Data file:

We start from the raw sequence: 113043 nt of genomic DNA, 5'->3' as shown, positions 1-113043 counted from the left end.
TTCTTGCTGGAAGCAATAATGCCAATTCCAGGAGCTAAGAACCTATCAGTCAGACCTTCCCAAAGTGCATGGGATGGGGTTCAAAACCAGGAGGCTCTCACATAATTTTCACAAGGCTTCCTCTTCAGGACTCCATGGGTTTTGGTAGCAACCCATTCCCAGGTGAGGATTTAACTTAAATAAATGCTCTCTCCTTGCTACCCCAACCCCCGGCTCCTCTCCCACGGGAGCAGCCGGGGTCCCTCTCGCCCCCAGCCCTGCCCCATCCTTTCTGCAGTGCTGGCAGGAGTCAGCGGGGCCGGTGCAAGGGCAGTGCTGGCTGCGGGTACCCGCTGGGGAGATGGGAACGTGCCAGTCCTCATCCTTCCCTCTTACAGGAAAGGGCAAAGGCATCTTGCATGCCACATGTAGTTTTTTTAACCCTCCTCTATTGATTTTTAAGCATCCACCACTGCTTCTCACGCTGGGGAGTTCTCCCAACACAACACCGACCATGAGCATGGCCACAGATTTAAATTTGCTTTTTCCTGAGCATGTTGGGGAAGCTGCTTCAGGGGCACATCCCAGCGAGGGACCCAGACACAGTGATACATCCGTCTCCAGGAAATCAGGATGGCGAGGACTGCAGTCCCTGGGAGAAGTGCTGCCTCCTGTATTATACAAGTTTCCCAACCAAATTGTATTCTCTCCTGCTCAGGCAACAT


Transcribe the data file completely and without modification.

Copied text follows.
We start from the raw sequence: 113043 nt of genomic DNA, 5'->3' as shown, positions 1-113043 counted from the left end.
TTCTTGCTGGAAGCAATAATGCCAATTCCAGGAGCTAAGAACCTATCAGTCAGACCTTCCCAAAGTGCATGGGATGGGGTTCAAAACCAGGAGGCTCTCACATAATTTTCACAAGGCTTCCTCTTCAGGACTCCATGGGTTTTGGTAGCAACCCATTCCCAGGTGAGGATTTAACTTAAATAAATGCTCTCTCCTTGCTACCCCAACCCCCGGCTCCTCTCCCACGGGAGCAGCCGGGGTCCCTCTCGCCCCCAGCCCTGCCCCATCCTTTCTGCAGTGCTGGCAGGAGTCAGCGGGGCCGGTGCAAGGGCAGTGCTGGCTGCGGGTACCCGCTGGGGAGATGGGAACGTGCCAGTCCTCATCCTTCCCTCTTACAGGAAAGGGCAAAGGCATCTTGCATGCCACATGTAGTTTTTTTAACCCTCCTCTATTGATTTTTAAGCATCCACCACTGCTTCTCACGCTGGGGAGTTCTCCCAACACAACACCGACCATGAGCATGGCCACAGATTTAAATTTGCTTTTTCCTGAGCATGTTGGGGAAGCTGCTTCAGGGGCACATCCCAGCGAGGGACCCAGACACAGTGATACATCCGTCTCCAGGAAATCAGGATGGCGAGGACTGCAGTCCCTGGGAGAAGTGCTGCCTCCTGTATTATACAAGTTTCCCAACCAAATTGTATTCTCTCCTGCTCAGGCAACAT